Wednesday, December 29, 2010

English and Mandarin speakers think about time differently.

I pass on this abstract from Boroditsky et al., and a few clips from the article:
Time is a fundamental domain of experience. In this paper we ask whether aspects of language and culture affect how people think about this domain. Specifically, we consider whether English and Mandarin speakers think about time differently. We review all of the available evidence both for and against this hypothesis, and report new data that further support and refine it. The results demonstrate that English and Mandarin speakers do think about time differently. As predicted by patterns in language, Mandarin speakers are more likely than English speakers to think about time vertically (with earlier time-points above and later time-points below).
From their text:
Both English and Mandarin use horizontal front/back spatial terms to talk about time. In English, we can look forward to the good times ahead, or think back to travails past and be glad they are behind us. In Mandarin, front/back spatial metaphors for time are also common. For example,  Mandarin speakers use the spatial morphemes qián (‘‘front”) and hòu (‘‘back”) to talk about time...Unlike English speakers, Mandarin speakers also systematically and frequently use vertical metaphors. The spatial morphemes shàng (‘‘up”) and xià (‘‘down”) are used to talk about the order of events, weeks, months, semesters, and more. Earlier events are said to be shàng or ‘‘up”, and later events are said to be xià or ‘‘down”.  For example, “shàng ge yuè” is last (or previous) month, and “xià ge yuè” is next (or following) month...This difference between the two languages offers the prediction that Mandarin speakers would be more likely to conceive of time vertically than would English speakers.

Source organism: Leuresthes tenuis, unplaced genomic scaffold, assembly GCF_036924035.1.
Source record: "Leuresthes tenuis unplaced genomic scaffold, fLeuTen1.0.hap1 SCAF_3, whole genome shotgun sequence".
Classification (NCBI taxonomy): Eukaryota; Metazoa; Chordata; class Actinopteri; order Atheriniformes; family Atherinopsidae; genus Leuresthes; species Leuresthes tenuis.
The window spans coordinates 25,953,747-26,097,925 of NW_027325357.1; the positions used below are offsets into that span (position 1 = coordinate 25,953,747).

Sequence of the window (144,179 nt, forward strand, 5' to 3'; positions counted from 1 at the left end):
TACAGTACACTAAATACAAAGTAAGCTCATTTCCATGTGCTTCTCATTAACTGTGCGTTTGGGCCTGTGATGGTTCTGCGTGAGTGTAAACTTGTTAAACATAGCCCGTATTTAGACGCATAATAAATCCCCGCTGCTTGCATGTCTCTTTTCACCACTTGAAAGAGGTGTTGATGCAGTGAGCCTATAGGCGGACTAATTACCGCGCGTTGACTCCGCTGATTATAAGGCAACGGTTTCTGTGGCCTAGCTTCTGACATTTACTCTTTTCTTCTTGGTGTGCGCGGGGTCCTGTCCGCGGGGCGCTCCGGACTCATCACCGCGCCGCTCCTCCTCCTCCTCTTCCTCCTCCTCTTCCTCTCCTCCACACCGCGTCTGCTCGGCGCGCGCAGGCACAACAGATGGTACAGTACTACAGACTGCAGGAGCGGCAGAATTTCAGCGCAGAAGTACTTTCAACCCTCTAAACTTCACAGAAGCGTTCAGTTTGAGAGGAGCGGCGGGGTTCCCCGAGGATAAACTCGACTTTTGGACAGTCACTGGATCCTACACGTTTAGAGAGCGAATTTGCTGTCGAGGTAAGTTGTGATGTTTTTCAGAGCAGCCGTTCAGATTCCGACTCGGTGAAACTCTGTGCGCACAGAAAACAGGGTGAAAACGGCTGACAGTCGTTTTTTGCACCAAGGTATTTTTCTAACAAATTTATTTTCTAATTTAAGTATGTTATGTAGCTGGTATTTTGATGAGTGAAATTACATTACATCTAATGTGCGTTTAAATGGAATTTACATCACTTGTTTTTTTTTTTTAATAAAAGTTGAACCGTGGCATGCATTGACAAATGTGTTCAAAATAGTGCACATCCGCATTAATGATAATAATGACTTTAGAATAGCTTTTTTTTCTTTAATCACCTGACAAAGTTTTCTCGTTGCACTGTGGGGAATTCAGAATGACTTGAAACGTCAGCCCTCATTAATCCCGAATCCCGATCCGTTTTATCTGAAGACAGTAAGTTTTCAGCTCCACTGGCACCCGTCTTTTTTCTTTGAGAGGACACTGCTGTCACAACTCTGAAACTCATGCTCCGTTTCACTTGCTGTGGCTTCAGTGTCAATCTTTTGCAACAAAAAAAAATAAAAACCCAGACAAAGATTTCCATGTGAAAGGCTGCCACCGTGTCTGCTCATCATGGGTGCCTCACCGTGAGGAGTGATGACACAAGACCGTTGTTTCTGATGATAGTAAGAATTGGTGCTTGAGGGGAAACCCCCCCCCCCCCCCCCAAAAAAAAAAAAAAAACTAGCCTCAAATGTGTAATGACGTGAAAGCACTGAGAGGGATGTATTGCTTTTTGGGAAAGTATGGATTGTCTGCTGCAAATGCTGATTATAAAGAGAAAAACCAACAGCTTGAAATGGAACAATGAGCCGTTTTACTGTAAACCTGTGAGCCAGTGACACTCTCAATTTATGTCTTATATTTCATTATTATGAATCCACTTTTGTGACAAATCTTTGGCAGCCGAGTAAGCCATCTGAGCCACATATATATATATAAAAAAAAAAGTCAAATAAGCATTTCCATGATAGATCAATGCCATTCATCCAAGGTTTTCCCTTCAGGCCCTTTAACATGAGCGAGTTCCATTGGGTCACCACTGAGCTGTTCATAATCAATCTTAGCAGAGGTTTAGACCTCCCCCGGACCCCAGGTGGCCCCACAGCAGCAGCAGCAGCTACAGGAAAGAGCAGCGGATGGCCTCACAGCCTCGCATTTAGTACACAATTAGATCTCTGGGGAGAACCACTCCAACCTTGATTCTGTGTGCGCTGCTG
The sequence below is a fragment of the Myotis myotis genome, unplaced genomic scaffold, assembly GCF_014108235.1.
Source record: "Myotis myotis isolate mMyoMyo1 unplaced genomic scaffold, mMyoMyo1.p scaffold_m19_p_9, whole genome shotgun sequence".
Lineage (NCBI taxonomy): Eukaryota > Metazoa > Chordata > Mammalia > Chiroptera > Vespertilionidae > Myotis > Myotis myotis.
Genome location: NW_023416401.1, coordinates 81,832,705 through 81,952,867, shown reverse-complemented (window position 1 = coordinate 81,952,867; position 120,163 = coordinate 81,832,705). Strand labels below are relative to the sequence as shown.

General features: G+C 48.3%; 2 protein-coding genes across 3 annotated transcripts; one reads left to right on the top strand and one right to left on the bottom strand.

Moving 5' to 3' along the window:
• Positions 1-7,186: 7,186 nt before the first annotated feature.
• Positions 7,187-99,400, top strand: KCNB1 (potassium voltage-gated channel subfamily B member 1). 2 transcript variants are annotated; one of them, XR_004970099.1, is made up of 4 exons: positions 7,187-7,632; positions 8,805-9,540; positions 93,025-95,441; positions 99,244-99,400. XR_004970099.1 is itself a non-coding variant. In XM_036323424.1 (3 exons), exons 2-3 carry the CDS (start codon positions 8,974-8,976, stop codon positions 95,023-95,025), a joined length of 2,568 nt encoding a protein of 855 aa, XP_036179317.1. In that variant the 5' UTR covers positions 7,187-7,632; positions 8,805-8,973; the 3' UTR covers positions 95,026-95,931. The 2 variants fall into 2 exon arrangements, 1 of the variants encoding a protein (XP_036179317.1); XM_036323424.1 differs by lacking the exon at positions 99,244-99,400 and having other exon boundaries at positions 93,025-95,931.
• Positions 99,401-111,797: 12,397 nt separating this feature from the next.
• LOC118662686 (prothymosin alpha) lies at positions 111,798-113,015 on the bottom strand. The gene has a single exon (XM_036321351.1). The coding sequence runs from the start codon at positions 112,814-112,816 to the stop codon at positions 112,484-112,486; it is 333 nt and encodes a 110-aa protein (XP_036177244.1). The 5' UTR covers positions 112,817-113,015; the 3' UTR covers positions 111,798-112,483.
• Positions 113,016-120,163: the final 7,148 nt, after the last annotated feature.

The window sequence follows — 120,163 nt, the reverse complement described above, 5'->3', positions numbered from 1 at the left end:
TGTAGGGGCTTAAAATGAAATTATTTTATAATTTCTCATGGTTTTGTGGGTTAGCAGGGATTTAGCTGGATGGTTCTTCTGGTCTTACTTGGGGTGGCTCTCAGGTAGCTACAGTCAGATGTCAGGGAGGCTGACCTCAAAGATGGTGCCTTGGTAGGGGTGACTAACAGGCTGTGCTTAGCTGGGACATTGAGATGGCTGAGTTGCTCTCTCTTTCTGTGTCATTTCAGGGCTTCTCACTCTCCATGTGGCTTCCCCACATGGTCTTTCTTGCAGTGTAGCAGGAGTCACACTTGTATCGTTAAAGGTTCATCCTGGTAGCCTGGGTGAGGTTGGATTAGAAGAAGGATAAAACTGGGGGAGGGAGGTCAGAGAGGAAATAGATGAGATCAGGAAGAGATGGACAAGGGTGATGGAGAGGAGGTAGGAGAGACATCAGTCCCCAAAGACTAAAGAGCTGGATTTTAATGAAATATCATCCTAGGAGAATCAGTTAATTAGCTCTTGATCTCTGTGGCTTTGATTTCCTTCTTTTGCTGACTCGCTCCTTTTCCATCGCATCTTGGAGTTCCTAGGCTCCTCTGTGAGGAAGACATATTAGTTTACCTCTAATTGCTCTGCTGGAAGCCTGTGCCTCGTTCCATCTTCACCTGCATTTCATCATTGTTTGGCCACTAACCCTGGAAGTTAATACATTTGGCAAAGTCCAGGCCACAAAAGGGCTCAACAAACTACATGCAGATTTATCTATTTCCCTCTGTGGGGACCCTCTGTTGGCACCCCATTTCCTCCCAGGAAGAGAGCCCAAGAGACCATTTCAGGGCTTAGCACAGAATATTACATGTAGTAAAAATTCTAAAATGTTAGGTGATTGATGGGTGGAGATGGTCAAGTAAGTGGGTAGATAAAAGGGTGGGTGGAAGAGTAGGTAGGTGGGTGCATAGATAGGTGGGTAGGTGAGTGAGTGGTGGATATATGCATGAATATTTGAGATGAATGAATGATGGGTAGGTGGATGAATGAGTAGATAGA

In the experimental paradigm, participants made temporal judgments following horizontal or vertical spatial primes. On each trial, participants first answered several questions about the spatial relationship between two objects (arranged either horizontally or vertically on a computer screen), and then answered a question about time (e.g., March comes earlier than April; TRUE or FALSE). Participants’ response times to the target question about time following either the horizontal or vertical primes were the measure of interest.

The basic finding was that both groups organize time on the left-to-right axis with earlier events on the left, a pattern consistent with writing direction. But, Mandarin speakers also show evidence of vertical representations of time, with earlier events represented further up. English speakers showed no evidence of such a representation.

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